If you’re a thinker, consider following these tips to improve your interactions with feelers:

  • Cultivate empathy. Developing empathy is key to communicating effectively with feeling types, but it can also improve your relationships with others. Duncan Cramer and Sophia Jowett from Loughborough University found that feeling perceived empathy—or feeling understood—is linked to higher relationship satisfaction and lower conflict rates.
  • Practice active listening. More often than not, feeling types seek understanding rather than solutions. So, if they are telling you about their problems, don’t rush to fix them; this isn’t necessarily what they want. Sometimes, it’s enough to simply sit still, listen to them, and let them know they can confide in you.
  • Soften your communication. To make your interactions with feeling types more pleasant and foster effective communication, pay more attention to both the content and the form of the message you’re trying to send. Chances are, you can get your point across without being “brutally honest.”

3 Great Tips for Interacting With Thinkers if You’re a Feeler

If you’re a feeler, here are some useful tips you can follow to enhance your interactions with thinkers:

  • Be concise. Thinking personality types appreciate when others get straight to the point instead of beating around the bush. So, make sure to communicate your ideas succinctly to find common ground with them.
  • Learn to accept criticism. Learning to recognize and take constructive criticism can help you have more productive conversations with thinkers, as these types don’t hold themselves back from expressing feedback—even when it’s negative. Besides, not all criticism is inherently bad; done correctly, it can fuel your growth.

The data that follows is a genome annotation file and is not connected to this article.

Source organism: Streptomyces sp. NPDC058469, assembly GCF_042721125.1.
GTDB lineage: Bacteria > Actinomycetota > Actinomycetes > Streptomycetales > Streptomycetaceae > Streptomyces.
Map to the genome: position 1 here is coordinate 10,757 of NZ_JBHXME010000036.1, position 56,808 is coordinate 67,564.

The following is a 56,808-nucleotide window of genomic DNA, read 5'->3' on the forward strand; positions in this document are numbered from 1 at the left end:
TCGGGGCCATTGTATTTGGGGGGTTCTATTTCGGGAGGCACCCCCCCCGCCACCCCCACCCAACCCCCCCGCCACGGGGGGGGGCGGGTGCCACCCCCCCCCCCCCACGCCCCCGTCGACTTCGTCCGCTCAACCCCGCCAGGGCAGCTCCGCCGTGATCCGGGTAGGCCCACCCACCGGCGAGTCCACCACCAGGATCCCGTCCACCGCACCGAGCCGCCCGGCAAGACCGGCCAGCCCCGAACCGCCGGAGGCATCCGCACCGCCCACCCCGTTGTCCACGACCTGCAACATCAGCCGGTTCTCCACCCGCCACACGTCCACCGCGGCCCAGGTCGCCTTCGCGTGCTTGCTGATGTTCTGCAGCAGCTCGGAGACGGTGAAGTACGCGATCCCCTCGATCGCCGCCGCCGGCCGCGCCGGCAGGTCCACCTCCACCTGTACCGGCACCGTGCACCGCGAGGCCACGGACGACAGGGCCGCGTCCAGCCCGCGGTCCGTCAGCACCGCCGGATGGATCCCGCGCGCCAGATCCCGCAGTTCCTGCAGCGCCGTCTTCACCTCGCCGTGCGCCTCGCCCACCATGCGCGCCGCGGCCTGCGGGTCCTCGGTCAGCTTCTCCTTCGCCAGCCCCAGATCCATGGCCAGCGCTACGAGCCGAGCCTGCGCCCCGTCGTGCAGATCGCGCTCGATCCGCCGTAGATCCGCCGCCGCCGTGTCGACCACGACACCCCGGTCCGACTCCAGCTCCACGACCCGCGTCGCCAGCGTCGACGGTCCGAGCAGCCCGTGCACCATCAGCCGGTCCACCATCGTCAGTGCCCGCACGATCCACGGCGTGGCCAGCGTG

• Emphasize logic over emotions. The last thing you want to do when interacting with thinkers is to focus on your feelings and emotions; these things simply aren’t that important to them. Instead, use reason and logical arguments to get your point across. Also, make sure to avoid logical fallacies—otherwise, thinkers might not take you seriously.

Final Thoughts

Now that you have made it to the end of this article, you should have a better understanding of the psychology of feeling vs. thinking types.

Needless to say, these two decision-making approaches are vastly different, but it doesn’t mean that one is better than the other. Both logic and emotions are crucial to balanced decision-making. So, whether you’re a feeler or a thinker, the best thing you can do for yourself is to become more comfortable with the approach that comes less naturally to you.

Feeling vs. Thinking FAQ

#1. Which one is better, feeling or thinking?

Neither feeling nor thinking is better than the other. Both of these approaches have their strengths and weaknesses. Feeling types, for example, could learn how to handle criticism from thinkers. These, on the other hand, could use some tact and empathy, both of which feeling types have in heaps.

#2. How to know if you’re thinking or feeling?

If you want to know if you’re a thinking or feeling type, consider taking our personality test. Not only is it free and takes minutes to complete, but it can also reveal much more about you than your preference for feeling vs. thinking, including your strengths and weaknesses, career matches, and more.

#3. Can you become more of a thinker if you’re a feeling person, or vice versa?

You can become more of a thinker if you’re a feeling person, and vice versa. However, even though you can improve your weaker cognitive functions, a feeler isn’t likely to become a thinker, just like a thinker isn’t likely to develop their Fi or Fe to the point of it becoming their dominant function.